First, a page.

Our main fear is of course, as I have already pointed out, that given the decision in Milanovich and given the decision in Heflin, we find nothing to take this case out from under the purview of those two decisions.

And by the same token, the majority of Appellate Courts and the interim have given this same set of facts, remanded the case for a new trial. In the Fifth Circuit alone there have been four or five cases in particular on the same facts that had been remanded for a new trial.

Tommy Day Wilcox:

And certainly the proposition that the government offers, that in some way this case should be sent back to a Jury and the Jury be instructed that these two particular defendants are guilty of something, either possession or robbery.

And it is your duty to find either-or, that I find no precedent for that and—

William H. Rehnquist:

Well one can reject that is take it without necessarily feeling that the thing ought to be sent back for a new trial at all.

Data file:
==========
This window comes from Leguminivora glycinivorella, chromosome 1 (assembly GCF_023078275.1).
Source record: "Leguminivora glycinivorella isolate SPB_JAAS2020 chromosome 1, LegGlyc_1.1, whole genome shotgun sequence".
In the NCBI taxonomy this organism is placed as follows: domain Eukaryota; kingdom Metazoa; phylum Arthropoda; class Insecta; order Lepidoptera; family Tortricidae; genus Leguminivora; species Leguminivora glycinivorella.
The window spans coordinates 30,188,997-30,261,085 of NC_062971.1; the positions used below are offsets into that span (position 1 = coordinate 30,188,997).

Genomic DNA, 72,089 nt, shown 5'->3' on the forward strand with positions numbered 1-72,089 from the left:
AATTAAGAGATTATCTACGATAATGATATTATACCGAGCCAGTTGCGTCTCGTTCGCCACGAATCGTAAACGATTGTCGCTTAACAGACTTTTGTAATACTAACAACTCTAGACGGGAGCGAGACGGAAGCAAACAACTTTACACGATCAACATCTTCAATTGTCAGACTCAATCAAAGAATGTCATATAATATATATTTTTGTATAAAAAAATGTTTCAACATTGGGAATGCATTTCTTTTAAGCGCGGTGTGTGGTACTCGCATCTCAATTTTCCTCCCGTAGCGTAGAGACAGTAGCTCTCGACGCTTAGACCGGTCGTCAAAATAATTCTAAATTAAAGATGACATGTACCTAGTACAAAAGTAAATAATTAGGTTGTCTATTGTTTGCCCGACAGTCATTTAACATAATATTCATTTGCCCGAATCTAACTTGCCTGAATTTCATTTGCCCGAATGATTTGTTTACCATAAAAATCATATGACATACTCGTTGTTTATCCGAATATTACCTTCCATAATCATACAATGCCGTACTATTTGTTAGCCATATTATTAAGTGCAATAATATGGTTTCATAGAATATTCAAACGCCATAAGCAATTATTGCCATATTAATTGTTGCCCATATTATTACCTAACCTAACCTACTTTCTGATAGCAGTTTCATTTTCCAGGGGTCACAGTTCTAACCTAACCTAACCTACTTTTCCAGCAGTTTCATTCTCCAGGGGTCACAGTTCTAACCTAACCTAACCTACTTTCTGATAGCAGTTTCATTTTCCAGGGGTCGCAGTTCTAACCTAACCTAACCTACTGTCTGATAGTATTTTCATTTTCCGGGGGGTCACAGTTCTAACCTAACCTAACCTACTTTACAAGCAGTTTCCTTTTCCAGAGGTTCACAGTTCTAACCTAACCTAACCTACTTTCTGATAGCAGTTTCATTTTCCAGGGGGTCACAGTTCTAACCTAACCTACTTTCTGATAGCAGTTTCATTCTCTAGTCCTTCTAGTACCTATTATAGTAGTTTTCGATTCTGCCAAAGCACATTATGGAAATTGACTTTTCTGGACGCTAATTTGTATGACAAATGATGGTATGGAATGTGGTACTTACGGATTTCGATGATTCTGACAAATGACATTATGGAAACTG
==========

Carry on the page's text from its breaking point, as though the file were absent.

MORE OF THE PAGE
Do you think it makes much sense in the Administration of Justice when a Jury has found these clients of yours guilty on two separate counts, to simply say they are entitled to a new trial on both counts?

Tommy Day Wilcox:

Yes I do, Your Honor.

Simply from the standpoint of a rule of law, because if in fact we decide or a court decides that there was a distinction to made here, robbery or possession and we will make that now given this record.

That this is a beginning of the usurpation of the Jury’s function, which was in fact finder.

William H. Rehnquist:

Well but all that Jury did was found facts, that seems to me that Heflin and Milanovich do not say anything more that, and as a matter of law, not as a matter of fact.